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Well, woe is me.

Or maybe not.

Apparently, I don’t belong within any traditional church denominational-organizational-thing anymore. What’s a bit weird is that, looking back, I never did.

I just didn’t know it.

I was raised a Pentecostal. But, brothers and sisters, you’ve gotten too weird for me. Some of you are word of faith people. Some of you are prosperity people. Some of you are bring-the-kingdom-of-God-by-your-own-efforts people, taking dominion over the media, retail, banks, entertainment, and so forth. Some of you believe, somehow, that glory sprinkles, gold, and feathers falling on your meetings are biblical. Some of you go about declaring this and that into the air and pronouncing that you are thereby taking control of the spiritual atmosphere. Some of you think that causing people to fall down is a legitimate ministry.

None of this is biblical, brothers and sisters.

And evangelicals with the growth, seeker-sensitive movement, with following dynamic and gifted speakers. With those speakers quoting Scripture passages out of context. With top-down, hierarchical leadership. With enormous need for money. With denial in your fellowship of the use of gifts, given by God Himself, for “the common good” of believers, which only weakens believers and results in astonishing biblical illiteracy:

“Now there are varieties of gifts, but the same Spirit; and there are varieties of service, but the same Lord; and there are varieties of activities, but it is the same God who empowers them all in everyone. To each is given the manifestation of the Spirit for the common good. For to one is given through the Spirit the utterance of wisdom, and to another the utterance of knowledge according to the same Spirit, to another faith by the same Spirit, to another gifts of healing by the one Spirit, to another the working of miracles, to another prophecy, to another the ability to distinguish between spirits, to another various kinds of tongues, to another the interpretation of tongues. All these are empowered by one and the same Spirit, who apportions to each one individually as he wills. (1 Corinthians 12:4–11).1

“For as in one body we have many members, and the members do not all have the same function, so we, though many, are one body in Christ, and individually members one of another. Having gifts that differ according to the grace given to us, let us use them: if prophecy, in proportion to our faith; if service, in our serving; the one who teaches, in his teaching; the one who exhorts, in his exhortation; the one who contributes, in generosity; the one who leads, with zeal; the one who does acts of mercy, with cheerfulness” (Romans 12:4–8).

“And do not get drunk with wine, for that is debauchery, but be filled with the Spirit, addressing one another in psalms and hymns and spiritual songs, singing and making melody to the Lord with your heart, giving thanks always and for everything to God the Father in the name of our Lord Jesus Christ, submitting to one another out of reverence for Christ” (Ephesians 5:18–21).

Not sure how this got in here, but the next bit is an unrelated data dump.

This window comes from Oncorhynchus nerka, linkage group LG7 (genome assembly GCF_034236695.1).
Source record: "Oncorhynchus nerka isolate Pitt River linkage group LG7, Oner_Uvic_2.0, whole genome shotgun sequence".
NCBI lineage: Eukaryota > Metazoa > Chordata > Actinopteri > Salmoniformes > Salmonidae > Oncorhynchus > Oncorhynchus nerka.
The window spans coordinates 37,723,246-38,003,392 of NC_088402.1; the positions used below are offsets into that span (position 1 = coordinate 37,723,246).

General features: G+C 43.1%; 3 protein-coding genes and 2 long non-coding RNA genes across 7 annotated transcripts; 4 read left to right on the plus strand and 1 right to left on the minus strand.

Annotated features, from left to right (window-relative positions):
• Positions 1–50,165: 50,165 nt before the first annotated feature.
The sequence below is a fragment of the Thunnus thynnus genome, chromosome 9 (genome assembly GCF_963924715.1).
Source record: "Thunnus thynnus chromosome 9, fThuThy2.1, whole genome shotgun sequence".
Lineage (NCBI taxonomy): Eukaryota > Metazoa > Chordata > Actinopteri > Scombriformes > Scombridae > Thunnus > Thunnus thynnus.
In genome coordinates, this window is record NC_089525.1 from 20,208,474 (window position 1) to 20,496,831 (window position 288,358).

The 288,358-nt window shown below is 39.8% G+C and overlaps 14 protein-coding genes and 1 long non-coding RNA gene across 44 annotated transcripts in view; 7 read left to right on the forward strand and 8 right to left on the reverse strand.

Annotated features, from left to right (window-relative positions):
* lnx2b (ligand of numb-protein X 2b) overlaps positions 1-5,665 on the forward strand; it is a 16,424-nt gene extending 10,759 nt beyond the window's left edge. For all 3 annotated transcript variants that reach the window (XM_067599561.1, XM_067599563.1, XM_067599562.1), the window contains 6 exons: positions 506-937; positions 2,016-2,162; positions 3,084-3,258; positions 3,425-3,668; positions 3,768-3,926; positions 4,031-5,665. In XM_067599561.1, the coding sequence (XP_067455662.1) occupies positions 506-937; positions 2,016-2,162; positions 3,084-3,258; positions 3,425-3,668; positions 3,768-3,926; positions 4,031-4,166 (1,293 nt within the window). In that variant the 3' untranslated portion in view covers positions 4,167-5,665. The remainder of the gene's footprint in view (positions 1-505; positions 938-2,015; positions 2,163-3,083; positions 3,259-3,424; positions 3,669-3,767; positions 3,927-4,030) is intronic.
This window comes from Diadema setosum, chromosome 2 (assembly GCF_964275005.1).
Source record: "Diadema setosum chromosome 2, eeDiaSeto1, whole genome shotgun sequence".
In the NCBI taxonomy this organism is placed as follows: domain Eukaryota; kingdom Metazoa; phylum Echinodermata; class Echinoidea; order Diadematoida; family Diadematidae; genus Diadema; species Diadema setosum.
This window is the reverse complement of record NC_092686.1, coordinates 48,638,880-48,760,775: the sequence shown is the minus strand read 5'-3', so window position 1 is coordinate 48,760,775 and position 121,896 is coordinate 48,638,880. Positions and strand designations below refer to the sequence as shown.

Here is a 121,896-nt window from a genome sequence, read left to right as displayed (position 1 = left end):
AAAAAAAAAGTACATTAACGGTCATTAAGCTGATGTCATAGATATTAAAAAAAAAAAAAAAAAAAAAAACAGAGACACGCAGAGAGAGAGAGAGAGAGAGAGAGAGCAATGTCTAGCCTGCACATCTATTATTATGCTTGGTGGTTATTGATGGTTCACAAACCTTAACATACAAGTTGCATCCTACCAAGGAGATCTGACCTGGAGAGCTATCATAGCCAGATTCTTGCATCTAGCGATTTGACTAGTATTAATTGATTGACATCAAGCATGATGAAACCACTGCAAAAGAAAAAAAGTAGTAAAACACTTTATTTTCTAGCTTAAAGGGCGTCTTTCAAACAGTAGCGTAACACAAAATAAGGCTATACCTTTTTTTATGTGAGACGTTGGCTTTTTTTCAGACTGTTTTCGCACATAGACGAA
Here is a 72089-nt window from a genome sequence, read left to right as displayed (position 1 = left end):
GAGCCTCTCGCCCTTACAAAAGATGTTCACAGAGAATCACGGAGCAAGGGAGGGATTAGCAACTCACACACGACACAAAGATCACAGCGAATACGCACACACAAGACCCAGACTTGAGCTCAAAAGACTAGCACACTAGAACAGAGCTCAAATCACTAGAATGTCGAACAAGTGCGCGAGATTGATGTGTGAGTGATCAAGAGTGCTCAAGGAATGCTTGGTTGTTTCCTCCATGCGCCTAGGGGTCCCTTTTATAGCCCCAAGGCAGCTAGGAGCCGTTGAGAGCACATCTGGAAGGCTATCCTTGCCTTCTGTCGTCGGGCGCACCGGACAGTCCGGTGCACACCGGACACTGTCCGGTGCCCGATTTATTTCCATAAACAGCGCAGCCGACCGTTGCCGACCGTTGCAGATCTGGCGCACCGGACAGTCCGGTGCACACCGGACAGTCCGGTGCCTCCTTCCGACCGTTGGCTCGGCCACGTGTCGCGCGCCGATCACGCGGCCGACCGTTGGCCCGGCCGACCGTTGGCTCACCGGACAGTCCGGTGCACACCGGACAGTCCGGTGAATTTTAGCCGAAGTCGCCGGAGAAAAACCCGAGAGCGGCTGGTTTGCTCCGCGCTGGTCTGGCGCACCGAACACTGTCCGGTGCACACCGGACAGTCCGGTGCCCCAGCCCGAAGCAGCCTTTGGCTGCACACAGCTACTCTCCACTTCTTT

The reality of these passages, tragically, mean nothing to evangelical leaders.

I think I know your response already. “We don’t do that here. You should look elsewhere.”

And those such as I are criticized with the same, lame accusation, repeatedly:

“If you’re looking for a perfect church, it won’t be perfect the moment you step through the door.”

No, I’m looking for a group of believers, elders, and pastors who do not deny that those three passages above should exist in church reality.

And for the rest of the traditional churches who don’t believe there are some of the gifts anymore, except the ones you choose, which will likely be leading, teaching, and pastoring—oh, and service and generosity, of course—no. Who don’t believe that God speaks to people anymore except through the Bible. Those that believe that those gifts died when “that which is perfect” came, which, to your way of thinking was the Bible, no.

And, sorry Catholics. I will not pray to Mary, a dead woman, although, yes, she was the mother of Jesus, finally became a believer and, yes, should be respected. And I do not and will not accept the pope as the leader of the Church on earth, the spiritual descendant of Peter.

So, where does that leave me? I know, I know. Some of you are just itching to tell me that the Bible tells us that we should not forsake the assembling of ourselves together. Well, it’s not like I haven’t tried. In fact, I’m trying now, in a little Pentecostal church, the leader of which has not bought into the “I-gotta-be-a-great-leader-in-a-big-church,” so we can fulfill our visions-and-dreams-and-thereby-change-the-world nonsense. Before we go to this gathering, my wife and I meet over coffee to discuss biblical passages. I must tell you that such little meetings throughout the years have offered more depth and insight than ten times as many meetings where one guy alone usually talks, quoting Scripture out of context.

What shall I leave the reader with here? I know you’re going to stay in your church, regardless of what I write. One thing, then. The next time your pastor refers to a few verses in his message, open your Bible and read those verses in context. If you do that, you’ll possibly be taking the first steps toward understanding how much you have been duped. Second, consider the scripture passages above and ask, “Why doesn’t my church do these things?” The answers to that question will be topsy-turvy enlightening, I guarantee you.

 

1The Holy Bible: English Standard Version. (2016). Wheaton: Standard Bible Society.

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